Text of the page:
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starwars - Man Page

draws a perspective text crawl, like at the beginning of the movie


starwars [--display host:display.screen] [--window] [--root] [--window-id number] [--visual visual] [--delay microseconds] [--program command] [--size integer ] [--columns integer] [--wrap | --no-wrap] [--left | --center | --right] [--lines integer] [--spin float] [--steps integer] [--delay usecs] [--font xlfd] [--no-textures] [--no-smooth] [--no-thick] [--fps]


The starwars program runs another program to generate a stream of text, then animates that text receeding into the background at an angle, in front of a star field.


starwars accepts the following options:


Draw on a newly-created window.  This is the default.


Draw on the root window.

--window-id number

Draw on the specified window.


Install a private colormap for the window.

--visual visual

Specify which visual to use.  Legal values are the name of a visual class, or the id number (decimal or hex) of a specific visual.

--program sh-command

The command to run to generate the text to display.  This option may be any string acceptable to /bin/sh.  The program will be run at the end of a pipe, and any characters that it prints to stdout will be printed on the starwars window.  If the program exits, it will be launched again after we have processed all the text it produced.

Note that starwars is not a terminal emulator: programs that try to directly address the screen will not do what you might expect.  This program merely draws the characters on the screen left to right, top  to bottom, in perspective.  Lines (may) wrap when they reach the right  edge.

In other words, programs like fortune(1) will work, but programs like top(1) won't.

Some examples:

	starwars -program 'cat /usr/src/linux*/README'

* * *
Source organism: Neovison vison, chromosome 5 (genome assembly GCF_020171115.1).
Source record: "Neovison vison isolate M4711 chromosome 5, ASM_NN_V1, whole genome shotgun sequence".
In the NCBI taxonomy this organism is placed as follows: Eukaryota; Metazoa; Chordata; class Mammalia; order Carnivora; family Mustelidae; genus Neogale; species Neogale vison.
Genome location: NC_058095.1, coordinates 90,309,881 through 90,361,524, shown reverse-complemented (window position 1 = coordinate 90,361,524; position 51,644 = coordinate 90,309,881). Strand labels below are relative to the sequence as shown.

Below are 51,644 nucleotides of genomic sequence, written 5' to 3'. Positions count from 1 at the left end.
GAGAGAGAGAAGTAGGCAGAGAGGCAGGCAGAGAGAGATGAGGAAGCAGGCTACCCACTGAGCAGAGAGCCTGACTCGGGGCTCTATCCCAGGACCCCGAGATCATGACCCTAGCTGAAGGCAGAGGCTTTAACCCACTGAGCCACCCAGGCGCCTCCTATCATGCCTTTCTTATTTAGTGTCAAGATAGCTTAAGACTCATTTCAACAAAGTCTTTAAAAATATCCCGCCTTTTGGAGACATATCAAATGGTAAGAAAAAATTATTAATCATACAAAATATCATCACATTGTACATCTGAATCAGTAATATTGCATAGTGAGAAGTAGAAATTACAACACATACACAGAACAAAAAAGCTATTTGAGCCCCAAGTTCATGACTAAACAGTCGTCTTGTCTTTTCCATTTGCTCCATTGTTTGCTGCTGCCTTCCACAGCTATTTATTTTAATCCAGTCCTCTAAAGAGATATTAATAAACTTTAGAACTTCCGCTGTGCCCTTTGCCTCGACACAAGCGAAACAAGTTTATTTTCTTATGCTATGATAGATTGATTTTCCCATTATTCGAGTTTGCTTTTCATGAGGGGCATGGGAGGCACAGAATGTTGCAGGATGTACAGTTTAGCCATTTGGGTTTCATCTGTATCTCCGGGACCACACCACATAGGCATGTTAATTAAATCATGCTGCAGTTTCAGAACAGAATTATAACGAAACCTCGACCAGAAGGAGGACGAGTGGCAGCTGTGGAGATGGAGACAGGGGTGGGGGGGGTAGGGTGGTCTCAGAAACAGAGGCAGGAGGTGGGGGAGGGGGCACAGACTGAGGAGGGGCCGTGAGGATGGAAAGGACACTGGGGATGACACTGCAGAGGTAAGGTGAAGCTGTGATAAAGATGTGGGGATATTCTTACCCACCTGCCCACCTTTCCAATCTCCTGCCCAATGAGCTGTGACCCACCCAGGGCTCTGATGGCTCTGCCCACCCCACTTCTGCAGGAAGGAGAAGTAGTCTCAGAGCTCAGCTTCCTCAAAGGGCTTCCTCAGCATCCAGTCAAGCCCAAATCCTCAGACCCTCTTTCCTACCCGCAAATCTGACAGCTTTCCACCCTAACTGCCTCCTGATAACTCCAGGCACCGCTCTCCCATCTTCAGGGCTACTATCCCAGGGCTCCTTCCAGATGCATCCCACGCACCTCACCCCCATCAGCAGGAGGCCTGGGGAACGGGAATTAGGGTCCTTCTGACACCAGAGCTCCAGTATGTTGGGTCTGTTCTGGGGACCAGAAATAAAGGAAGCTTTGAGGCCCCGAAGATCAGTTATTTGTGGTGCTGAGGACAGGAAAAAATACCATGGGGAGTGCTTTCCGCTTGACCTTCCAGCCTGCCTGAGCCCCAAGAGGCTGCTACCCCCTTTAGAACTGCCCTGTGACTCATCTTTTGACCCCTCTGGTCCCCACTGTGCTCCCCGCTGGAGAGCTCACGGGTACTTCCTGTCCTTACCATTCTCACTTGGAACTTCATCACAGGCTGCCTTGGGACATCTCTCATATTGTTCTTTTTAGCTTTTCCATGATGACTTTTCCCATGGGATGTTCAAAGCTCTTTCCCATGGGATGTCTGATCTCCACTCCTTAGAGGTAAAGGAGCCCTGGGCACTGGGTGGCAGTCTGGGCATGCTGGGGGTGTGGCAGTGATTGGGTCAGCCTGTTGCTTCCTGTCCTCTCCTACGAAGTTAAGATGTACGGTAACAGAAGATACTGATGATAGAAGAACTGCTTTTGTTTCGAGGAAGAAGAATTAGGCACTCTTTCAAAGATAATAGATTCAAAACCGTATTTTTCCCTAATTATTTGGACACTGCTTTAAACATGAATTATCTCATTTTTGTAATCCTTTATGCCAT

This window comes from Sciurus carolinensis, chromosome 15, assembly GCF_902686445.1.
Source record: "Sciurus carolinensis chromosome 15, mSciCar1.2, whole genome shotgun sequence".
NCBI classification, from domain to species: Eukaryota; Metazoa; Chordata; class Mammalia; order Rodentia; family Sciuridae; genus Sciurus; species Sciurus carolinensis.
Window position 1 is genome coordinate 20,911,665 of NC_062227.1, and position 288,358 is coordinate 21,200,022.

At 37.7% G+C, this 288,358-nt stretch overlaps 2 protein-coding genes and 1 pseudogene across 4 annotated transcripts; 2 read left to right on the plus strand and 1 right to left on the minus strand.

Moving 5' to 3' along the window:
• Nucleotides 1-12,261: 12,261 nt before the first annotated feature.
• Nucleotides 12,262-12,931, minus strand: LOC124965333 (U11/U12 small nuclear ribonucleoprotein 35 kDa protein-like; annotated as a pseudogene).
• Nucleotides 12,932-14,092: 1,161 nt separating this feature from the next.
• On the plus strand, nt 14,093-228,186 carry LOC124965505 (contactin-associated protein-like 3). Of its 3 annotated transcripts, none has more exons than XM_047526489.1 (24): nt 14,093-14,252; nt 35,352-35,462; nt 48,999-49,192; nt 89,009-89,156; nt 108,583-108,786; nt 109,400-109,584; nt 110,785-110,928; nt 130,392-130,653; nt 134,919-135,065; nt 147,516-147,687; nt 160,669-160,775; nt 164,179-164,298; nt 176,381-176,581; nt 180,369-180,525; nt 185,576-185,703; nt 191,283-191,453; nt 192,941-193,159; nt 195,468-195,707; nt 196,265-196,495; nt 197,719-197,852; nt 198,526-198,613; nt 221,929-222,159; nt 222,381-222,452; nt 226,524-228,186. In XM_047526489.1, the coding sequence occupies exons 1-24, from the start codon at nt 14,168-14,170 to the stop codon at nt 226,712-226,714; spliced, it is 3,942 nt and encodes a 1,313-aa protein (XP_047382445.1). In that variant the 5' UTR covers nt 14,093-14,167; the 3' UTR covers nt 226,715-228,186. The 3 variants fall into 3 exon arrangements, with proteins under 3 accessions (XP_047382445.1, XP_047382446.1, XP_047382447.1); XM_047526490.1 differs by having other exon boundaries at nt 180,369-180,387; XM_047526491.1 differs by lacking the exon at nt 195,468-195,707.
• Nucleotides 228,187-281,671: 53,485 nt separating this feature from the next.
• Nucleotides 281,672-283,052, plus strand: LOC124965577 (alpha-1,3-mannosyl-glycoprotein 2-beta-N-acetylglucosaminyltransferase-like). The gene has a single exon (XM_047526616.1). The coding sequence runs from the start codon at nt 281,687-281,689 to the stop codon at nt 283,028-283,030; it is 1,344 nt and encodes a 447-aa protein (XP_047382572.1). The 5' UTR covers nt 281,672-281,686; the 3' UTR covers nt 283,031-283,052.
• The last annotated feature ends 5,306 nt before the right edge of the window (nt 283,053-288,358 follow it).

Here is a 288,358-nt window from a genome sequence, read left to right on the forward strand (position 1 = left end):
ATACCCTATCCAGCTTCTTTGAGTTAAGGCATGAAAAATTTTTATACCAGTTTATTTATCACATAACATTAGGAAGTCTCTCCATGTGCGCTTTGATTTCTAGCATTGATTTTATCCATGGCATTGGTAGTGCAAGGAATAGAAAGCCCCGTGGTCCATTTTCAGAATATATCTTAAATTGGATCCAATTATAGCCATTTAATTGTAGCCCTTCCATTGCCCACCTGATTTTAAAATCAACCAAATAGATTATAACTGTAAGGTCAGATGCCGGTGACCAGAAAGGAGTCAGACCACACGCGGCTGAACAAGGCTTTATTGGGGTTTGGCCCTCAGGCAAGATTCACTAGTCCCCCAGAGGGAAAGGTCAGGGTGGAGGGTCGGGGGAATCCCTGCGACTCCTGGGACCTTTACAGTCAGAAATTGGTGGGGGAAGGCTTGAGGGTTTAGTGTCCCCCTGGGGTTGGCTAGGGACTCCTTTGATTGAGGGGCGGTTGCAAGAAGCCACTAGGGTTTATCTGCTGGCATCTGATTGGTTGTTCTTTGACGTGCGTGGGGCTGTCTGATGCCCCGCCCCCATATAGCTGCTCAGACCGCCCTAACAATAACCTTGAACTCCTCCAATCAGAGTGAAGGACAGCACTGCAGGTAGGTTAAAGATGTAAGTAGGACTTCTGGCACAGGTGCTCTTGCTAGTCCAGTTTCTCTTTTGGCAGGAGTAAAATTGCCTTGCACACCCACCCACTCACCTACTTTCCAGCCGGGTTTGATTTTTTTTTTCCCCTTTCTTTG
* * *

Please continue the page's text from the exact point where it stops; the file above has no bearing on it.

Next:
starwars -columns 30 -program 'ping www.starwars.com'
	starwars -left -no-wrap -program 'ps -auxwwf'
	starwars -left -no-wrap -columns 45 -program 'top -bn1'
	starwars -left -columns 40 -program 'od -txC /dev/urandom'
	starwars -font fixed -program 'od -txC /dev/urandom'
--size integer

How large a font to use, in points.  (Well, in some arbitrary unit  we're calling "points" for the sake of argument.)  Default: 24.

--columns integer

How many columns of text should be visible on the bottom line of the screen.  Default: 60.

Only one of --columns and --size may be specified; if both are specified, --columns takes priority.


Word-wrap lines when they reach the rightmost column.  This is the default.


Do not word-wrap: just let the lines go off the right side of the screen.

--left | --center | --right

Whether to align the text flush left, centered, or flush right. The default is centered.

--lines integer

How many lines should be allowed to be on the screen before they fall off the end.  The default is 125.

--spin float

The star field on the background slowly rotates.  This is how fast. The default is 0.03.

--steps integer

How many steps should be used to scroll a single line.  The default is 35. If the animation looks jerky to you, increase this number.

--delay usecs

The delay between steps of the animation; default is 40000 (1/25th second.)

--font font-name

The name of the font to use.  For best effect, this should be a large font (at least 36 points.)  The bigger the font, the better looking the characters will be.  Note that the size of this font affects only the clarity of the characters, not their size on the screen: for that, use the --size or --columns options.

Default: -*-utopia-bold-r-normal-*-*-720-*-*-*-*-iso8859-1


Instead of texture-mapping a real font to render the text, use a built-in font composed of line segments.  On graphics cards without texture support, the line-segment font will have much better performance.


When using the line-segment font, turn off anti-aliasing of the lines used to draw the font.  This will make the text blockier, but may improve performance.


When using the line-segment font, turn off use of thick lines for the characters that are close to the foreground.  This will make the text appear unnaturally skinny, but may improve performance.


Display the current frame rate, CPU load, and polygon count.



to get the default host and display number.


to get the name of a resource file that overrides the global resources stored in the RESOURCE_MANAGER property.


The window ID to use with --root.

See Also

xscreensaver(1), xscreensaver-text(6x), fortune(1), phosphor(6x), apple2(6x), fontglide(6x), ljlatest(6x), dadadodo(1), webcollage(6x), driftnet(1) EtherPEG, EtherPeek


Jamie Zawinski <jwz@jwz.org> and Claudio Matauoka <claudio@helllabs.org>


6.08-2.fc40 (27-Jan-2024) X Version 11 XScreenSaver manual